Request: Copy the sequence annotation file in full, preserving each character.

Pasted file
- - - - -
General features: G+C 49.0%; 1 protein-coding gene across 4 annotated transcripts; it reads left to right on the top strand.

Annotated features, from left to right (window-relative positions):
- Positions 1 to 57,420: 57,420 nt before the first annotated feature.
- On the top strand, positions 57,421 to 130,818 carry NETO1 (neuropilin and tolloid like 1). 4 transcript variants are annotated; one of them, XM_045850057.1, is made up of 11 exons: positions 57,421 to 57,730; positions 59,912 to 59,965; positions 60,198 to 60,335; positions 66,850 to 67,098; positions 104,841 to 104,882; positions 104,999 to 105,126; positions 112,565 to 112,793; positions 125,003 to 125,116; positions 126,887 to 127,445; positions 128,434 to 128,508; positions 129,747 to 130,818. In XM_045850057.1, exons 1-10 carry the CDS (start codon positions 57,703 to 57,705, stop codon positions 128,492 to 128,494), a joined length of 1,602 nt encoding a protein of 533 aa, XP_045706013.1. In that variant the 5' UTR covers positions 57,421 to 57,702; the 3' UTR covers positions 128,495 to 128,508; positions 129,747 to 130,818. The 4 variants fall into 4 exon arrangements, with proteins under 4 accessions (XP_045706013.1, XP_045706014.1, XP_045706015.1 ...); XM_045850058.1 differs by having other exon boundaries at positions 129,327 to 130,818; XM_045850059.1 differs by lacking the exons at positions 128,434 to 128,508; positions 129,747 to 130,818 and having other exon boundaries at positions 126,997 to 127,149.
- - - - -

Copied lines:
General features: G+C 49.0%; 1 protein-coding gene across 4 annotated transcripts; it reads left to right on the top strand.

Annotated features, from left to right (window-relative positions):
- Positions 1 to 57,420: 57,420 nt before the first annotated feature.
- On the top strand, positions 57,421 to 130,818 carry NETO1 (neuropilin and tolloid like 1). 4 transcript variants are annotated; one of them, XM_045850057.1, is made up of 11 exons: positions 57,421 to 57,730; positions 59,912 to 59,965; positions 60,198 to 60,335; positions 66,850 to 67,098; positions 104,841 to 104,882; positions 104,999 to 105,126; positions 112,565 to 112,793; positions 125,003 to 125,116; positions 126,887 to 127,445; positions 128,434 to 128,508; positions 129,747 to 130,818. In XM_045850057.1, exons 1-10 carry the CDS (start codon positions 57,703 to 57,705, stop codon positions 128,492 to 128,494), a joined length of 1,602 nt encoding a protein of 533 aa, XP_045706013.1. In that variant the 5' UTR covers positions 57,421 to 57,702; the 3' UTR covers positions 128,495 to 128,508; positions 129,747 to 130,818. The 4 variants fall into 4 exon arrangements, with proteins under 4 accessions (XP_045706013.1, XP_045706014.1, XP_045706015.1 ...); XM_045850058.1 differs by having other exon boundaries at positions 129,327 to 130,818; XM_045850059.1 differs by lacking the exons at positions 128,434 to 128,508; positions 129,747 to 130,818 and having other exon boundaries at positions 126,997 to 127,149.